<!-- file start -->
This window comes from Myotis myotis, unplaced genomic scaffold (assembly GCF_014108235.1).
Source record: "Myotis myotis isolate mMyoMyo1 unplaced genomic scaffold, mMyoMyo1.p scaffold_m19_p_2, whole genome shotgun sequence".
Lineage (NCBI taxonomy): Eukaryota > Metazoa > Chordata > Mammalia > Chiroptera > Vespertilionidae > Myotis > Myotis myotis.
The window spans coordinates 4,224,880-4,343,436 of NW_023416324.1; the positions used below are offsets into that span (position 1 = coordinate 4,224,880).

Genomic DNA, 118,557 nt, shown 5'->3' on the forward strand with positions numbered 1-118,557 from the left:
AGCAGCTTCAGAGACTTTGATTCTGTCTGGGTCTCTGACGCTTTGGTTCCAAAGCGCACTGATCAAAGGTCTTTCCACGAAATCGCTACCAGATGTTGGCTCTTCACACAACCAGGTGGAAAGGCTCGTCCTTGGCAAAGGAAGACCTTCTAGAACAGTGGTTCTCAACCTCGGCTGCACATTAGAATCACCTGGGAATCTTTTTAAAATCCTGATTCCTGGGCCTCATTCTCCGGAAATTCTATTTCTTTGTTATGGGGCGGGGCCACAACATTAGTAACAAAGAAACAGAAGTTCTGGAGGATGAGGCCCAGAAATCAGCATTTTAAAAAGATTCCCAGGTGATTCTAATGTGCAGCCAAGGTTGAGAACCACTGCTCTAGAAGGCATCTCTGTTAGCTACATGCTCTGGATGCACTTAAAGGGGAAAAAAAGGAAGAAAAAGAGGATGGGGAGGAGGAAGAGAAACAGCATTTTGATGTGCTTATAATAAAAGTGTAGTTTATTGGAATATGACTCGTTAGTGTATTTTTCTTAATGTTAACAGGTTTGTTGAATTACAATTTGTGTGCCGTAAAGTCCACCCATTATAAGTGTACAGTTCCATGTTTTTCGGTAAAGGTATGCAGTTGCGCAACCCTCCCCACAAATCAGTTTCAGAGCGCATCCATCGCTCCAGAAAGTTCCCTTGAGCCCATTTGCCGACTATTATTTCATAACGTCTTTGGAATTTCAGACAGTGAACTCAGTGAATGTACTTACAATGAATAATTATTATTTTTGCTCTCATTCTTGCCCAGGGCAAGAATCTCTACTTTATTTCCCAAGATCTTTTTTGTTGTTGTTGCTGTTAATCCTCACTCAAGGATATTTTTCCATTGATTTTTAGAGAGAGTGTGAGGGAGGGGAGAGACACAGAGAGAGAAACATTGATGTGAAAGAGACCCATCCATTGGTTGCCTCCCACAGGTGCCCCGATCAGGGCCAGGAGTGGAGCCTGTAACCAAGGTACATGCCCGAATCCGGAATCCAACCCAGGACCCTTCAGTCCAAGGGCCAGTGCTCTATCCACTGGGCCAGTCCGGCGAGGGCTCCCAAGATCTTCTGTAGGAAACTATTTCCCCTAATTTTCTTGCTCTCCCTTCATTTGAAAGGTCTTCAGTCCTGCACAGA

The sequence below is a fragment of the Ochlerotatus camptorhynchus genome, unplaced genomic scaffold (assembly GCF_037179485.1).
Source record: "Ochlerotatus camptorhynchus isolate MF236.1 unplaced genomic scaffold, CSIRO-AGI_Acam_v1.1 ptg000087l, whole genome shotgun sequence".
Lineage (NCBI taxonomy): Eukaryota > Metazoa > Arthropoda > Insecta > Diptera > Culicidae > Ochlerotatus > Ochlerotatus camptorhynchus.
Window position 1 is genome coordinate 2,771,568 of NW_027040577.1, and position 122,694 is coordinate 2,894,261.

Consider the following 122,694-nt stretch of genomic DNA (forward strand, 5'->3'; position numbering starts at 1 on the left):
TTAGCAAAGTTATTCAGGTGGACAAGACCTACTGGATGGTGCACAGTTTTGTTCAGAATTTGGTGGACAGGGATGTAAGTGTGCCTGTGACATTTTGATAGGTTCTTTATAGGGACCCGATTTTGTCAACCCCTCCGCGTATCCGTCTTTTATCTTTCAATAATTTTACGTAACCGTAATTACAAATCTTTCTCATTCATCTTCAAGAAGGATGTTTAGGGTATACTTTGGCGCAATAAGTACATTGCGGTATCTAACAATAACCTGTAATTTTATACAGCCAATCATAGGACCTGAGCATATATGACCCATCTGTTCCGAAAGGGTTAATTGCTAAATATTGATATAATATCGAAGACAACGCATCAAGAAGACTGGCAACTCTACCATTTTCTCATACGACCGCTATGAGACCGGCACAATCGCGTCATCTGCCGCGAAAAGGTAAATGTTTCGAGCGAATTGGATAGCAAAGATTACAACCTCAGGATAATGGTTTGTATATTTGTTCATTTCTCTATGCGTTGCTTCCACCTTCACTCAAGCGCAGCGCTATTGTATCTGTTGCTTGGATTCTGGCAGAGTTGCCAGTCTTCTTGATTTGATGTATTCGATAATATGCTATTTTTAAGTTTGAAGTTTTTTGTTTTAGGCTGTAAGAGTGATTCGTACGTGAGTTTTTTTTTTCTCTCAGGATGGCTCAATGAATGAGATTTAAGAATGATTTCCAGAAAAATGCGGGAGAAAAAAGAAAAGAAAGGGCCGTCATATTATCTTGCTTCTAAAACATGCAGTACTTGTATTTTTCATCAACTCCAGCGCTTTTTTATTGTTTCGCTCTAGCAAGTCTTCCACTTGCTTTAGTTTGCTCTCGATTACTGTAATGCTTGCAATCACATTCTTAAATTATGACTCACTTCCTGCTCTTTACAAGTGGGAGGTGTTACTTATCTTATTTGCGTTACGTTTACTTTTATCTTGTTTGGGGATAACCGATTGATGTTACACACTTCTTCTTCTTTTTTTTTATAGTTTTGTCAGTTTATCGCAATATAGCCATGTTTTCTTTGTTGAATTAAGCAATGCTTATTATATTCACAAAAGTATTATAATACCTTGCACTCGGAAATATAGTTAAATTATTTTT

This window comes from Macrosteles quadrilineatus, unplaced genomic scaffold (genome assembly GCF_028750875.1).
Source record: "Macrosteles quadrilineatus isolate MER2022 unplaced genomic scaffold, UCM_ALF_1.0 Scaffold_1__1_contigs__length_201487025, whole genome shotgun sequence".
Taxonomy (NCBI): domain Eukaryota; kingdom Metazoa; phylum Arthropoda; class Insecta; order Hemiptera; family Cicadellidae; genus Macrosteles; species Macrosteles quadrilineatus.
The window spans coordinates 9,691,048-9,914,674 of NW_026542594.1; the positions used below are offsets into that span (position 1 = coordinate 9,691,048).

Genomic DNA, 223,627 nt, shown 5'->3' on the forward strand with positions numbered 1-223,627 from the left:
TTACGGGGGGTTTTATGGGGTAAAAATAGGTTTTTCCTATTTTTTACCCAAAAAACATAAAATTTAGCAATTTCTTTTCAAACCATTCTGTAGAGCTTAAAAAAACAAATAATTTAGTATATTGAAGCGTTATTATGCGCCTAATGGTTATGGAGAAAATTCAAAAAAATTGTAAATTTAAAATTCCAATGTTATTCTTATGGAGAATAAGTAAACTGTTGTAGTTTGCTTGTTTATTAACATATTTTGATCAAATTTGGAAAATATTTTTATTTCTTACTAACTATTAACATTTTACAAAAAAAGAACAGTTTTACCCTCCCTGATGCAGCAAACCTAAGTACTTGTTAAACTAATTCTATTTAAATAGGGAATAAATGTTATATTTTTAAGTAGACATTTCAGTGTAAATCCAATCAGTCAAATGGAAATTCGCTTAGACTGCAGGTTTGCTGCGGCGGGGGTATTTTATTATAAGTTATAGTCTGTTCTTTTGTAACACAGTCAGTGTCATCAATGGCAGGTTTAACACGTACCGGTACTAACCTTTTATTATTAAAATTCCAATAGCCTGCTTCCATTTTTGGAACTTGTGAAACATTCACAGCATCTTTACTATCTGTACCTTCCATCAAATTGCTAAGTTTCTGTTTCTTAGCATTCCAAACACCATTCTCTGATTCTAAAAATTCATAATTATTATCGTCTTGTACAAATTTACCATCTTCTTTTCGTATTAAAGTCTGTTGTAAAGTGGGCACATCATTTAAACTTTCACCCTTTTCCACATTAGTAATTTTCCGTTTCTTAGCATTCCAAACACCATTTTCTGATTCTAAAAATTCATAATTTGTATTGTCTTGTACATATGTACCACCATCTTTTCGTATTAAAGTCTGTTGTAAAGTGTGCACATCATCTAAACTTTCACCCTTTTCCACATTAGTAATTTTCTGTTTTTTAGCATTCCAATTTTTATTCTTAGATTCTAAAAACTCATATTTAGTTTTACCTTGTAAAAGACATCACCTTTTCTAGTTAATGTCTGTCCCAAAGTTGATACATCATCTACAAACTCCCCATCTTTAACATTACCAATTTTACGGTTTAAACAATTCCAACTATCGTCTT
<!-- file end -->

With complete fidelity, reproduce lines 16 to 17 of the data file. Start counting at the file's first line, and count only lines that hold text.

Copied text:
The window spans coordinates 9,691,048-9,914,674 of NW_026542594.1; the positions used below are offsets into that span (position 1 = coordinate 9,691,048).

Genomic DNA, 223,627 nt, shown 5'->3' on the forward strand with positions numbered 1-223,627 from the left: